Vigilant Blog

News, trends and analysis in employment law, HR, safety & workers' comp

Jan 11, 2017

Federal contractors close out 2016 with affirmative action settlements

Affirmative Action 

The Office of Federal Contract Compliance Programs (OFCCP) recently announced two significant financial settlements that were reached in December 2016 after the agency conducted affirmative action audits of federal contractors:

  • Ameriprise Financial agreed to pay $128,200 in back wages and interest to 20 black employees in unlicensed service professional positions located in Minneapolis, Minnesota. The OFCCP looked at wages for the one-year period of February 19, 2013, through February 18, 2014, and determined that the differences in wages between the black employees and their white coworkers weren’t adequately explained by legitimate factors. Interestingly, however, the agency agreed with the employer’s analysis that showed current wages were fine and therefore no future salary adjustments were necessary.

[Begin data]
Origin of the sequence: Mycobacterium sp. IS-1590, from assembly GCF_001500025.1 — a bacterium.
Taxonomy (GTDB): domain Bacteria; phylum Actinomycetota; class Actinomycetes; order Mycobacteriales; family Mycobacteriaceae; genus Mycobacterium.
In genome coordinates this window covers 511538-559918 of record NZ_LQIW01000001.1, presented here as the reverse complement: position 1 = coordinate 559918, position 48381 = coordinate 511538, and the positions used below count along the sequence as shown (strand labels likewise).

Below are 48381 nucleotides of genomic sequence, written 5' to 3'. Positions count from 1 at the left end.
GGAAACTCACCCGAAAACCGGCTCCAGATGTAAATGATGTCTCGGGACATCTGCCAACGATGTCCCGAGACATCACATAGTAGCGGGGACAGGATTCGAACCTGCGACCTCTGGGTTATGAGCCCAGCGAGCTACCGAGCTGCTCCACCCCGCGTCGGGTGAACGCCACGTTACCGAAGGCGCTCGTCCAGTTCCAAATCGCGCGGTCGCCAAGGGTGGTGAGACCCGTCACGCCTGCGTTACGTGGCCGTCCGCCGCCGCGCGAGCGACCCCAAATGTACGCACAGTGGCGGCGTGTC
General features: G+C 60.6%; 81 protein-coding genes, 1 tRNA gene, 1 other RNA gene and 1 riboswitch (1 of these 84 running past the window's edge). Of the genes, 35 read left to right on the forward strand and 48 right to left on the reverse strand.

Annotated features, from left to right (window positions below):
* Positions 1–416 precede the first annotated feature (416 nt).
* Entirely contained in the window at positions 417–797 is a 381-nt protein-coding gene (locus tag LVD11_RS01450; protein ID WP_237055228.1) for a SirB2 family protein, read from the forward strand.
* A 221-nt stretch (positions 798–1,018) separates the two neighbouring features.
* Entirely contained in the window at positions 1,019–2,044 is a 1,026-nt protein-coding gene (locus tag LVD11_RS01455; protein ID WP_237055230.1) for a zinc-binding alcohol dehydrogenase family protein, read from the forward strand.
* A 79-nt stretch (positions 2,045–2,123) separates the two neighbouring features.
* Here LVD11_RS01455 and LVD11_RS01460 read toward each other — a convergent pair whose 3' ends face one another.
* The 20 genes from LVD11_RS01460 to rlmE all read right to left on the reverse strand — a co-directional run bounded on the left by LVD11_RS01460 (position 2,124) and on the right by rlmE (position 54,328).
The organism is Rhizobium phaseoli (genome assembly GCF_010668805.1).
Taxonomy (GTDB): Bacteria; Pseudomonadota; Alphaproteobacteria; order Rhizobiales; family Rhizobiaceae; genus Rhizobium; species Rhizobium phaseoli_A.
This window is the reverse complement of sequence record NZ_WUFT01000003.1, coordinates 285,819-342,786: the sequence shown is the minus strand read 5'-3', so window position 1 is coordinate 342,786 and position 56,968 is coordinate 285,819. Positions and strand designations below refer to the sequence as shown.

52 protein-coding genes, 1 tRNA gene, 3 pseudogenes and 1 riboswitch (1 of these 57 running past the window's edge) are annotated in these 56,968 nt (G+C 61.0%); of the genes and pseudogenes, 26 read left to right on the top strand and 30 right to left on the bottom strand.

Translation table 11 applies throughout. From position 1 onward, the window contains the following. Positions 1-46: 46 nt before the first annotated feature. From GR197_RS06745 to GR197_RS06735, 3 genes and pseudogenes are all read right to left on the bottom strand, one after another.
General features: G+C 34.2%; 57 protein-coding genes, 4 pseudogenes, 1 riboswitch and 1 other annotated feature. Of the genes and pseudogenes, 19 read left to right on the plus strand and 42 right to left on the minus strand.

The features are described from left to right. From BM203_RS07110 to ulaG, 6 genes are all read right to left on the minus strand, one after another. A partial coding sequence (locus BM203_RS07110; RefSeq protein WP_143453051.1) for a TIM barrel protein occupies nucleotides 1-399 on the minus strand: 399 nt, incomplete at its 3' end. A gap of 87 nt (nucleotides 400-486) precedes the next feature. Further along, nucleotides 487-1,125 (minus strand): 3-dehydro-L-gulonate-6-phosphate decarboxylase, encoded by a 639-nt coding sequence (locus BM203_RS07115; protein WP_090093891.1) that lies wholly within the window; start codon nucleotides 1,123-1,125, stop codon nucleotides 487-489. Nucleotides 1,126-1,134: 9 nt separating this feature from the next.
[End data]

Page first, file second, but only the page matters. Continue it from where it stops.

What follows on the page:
• Hormel Foods Corp. agreed to pay $550,000 in back wages and interest to 403 female job applicants for entry-level production positions at its hog-processing facility in Fremont, Nebraska. The company also agreed to hire 37 of the women, with retroactive seniority. The OFCCP found a significant disparity in the hiring rates of women compared to men, and also determined that the employer failed to keep adequate records of its decisions at each stage of the hiring process. Going forward, the employer promised to establish consistent, job-related disposition codes to use for applicants at each stage of the hiring process.

Tips: The Ameriprise case highlights the benefits of correcting unexplained pay disparities if you discover them, so you can at least fend off liability going forward. Most often, the jobs that pose the greatest risk are salaried positions where managers have discretion to set pay. The Hormel case illustrates why it is important to use descriptive disposition codes to document the stage at which an applicant dropped out of the hiring process, and why. If you use Vigilant to prepare your written affirmative action plans (AAPs), ask your Vigilant affirmative action representative to review your applicant disposition reasons for clarity and job-relatedness.

This website presents general information in nontechnical language. This information is not legal advice. Before applying this information to a specific management decision, consult legal counsel.